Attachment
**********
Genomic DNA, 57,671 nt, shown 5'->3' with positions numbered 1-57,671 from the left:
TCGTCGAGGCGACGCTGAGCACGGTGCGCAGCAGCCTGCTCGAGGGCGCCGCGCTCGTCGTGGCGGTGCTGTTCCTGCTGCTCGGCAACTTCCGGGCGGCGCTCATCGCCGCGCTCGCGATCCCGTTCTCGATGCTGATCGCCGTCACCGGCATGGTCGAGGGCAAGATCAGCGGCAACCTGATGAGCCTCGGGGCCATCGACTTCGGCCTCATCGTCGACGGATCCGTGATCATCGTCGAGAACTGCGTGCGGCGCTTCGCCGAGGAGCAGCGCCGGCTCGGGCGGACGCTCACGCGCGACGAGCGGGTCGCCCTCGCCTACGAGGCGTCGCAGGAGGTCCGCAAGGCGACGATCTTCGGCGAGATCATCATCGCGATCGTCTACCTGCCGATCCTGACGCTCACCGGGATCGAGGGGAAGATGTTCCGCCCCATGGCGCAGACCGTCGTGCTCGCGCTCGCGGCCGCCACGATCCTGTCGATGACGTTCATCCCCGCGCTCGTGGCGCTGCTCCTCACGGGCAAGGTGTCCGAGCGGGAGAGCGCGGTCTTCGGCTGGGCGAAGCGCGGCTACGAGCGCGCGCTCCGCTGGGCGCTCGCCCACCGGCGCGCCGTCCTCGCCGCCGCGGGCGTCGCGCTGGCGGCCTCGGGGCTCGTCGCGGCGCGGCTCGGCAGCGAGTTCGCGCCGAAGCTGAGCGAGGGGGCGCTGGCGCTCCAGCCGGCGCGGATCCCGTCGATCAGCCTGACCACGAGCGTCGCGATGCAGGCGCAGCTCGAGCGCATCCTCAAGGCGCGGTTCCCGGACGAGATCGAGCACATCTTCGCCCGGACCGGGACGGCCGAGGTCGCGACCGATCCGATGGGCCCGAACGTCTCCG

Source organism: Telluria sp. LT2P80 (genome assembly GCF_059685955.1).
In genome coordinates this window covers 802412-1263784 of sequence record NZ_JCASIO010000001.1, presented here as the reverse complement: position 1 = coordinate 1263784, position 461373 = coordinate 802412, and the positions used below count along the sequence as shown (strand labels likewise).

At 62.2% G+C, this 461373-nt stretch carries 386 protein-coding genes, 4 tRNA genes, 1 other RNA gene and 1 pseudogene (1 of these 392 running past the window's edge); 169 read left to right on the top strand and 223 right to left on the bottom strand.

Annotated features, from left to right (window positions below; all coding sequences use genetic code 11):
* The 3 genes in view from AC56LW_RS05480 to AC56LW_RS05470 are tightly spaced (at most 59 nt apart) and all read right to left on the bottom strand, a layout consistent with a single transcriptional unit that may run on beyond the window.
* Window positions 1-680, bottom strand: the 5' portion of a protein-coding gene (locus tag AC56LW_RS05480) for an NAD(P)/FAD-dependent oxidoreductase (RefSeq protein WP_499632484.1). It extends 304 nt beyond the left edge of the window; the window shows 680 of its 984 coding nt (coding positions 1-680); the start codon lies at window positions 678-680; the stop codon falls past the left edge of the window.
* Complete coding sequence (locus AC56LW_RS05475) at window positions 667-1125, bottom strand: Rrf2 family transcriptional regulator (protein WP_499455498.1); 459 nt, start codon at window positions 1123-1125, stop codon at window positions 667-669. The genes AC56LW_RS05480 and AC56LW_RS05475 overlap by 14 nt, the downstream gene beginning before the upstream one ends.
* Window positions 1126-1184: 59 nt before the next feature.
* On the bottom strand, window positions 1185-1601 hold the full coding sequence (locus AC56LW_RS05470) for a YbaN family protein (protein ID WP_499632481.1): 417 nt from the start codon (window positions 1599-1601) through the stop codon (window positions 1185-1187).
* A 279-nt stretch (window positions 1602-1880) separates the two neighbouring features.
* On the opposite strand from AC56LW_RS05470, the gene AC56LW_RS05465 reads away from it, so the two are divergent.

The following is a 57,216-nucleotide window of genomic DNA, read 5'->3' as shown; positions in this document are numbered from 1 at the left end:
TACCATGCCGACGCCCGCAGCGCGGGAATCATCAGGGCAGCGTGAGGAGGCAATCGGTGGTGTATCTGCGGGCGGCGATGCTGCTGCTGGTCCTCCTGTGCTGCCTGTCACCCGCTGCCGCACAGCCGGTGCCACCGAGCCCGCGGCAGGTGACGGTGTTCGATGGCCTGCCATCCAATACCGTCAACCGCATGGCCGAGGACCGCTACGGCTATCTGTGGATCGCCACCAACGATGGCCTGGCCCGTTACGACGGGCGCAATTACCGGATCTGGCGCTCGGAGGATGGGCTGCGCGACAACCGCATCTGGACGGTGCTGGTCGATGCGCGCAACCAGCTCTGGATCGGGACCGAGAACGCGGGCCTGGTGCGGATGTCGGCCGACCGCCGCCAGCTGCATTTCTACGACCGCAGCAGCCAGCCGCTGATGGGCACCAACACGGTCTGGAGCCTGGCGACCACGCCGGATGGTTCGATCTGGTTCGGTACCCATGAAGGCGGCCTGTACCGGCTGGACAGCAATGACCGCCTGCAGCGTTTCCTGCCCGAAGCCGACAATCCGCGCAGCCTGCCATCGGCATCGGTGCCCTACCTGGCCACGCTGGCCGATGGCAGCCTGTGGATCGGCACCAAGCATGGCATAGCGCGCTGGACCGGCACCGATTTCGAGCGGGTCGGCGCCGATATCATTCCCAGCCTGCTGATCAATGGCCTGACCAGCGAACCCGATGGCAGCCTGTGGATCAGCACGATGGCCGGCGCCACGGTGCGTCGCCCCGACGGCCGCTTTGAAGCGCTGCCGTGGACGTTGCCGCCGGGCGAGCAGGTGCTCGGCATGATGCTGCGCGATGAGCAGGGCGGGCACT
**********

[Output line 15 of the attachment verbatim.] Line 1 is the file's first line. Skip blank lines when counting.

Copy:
TACCATGCCGACGCCCGCAGCGCGGGAATCATCAGGGCAGCGTGAGGAGGCAATCGGTGGTGTATCTGCGGGCGGCGATGCTGCTGCTGGTCCTCCTGTGCTGCCTGTCACCCGCTGCCGCACAGCCGGTGCCACCGAGCCCGCGGCAGGTGACGGTGTTCGATGGCCTGCCATCCAATACCGTCAACCGCATGGCCGAGGACCGCTACGGCTATCTGTGGATCGCCACCAACGATGGCCTGGCCCGTTACGACGGGCGCAATTACCGGATCTGGCGCTCGGAGGATGGGCTGCGCGACAACCGCATCTGGACGGTGCTGGTCGATGCGCGCAACCAGCTCTGGATCGGGACCGAGAACGCGGGCCTGGTGCGGATGTCGGCCGACCGCCGCCAGCTGCATTTCTACGACCGCAGCAGCCAGCCGCTGATGGGCACCAACACGGTCTGGAGCCTGGCGACCACGCCGGATGGTTCGATCTGGTTCGGTACCCATGAAGGCGGCCTGTACCGGCTGGACAGCAATGACCGCCTGCAGCGTTTCCTGCCCGAAGCCGACAATCCGCGCAGCCTGCCATCGGCATCGGTGCCCTACCTGGCCACGCTGGCCGATGGCAGCCTGTGGATCGGCACCAAGCATGGCATAGCGCGCTGGACCGGCACCGATTTCGAGCGGGTCGGCGCCGATATCATTCCCAGCCTGCTGATCAATGGCCTGACCAGCGAACCCGATGGCAGCCTGTGGATCAGCACGATGGCCGGCGCCACGGTGCGTCGCCCCGACGGCCGCTTTGAAGCGCTGCCGTGGACGTTGCCGCCGGGCGAGCAGGTGCTCGGCATGATGCTGCGCGATGAGCAGGGCGGGCACT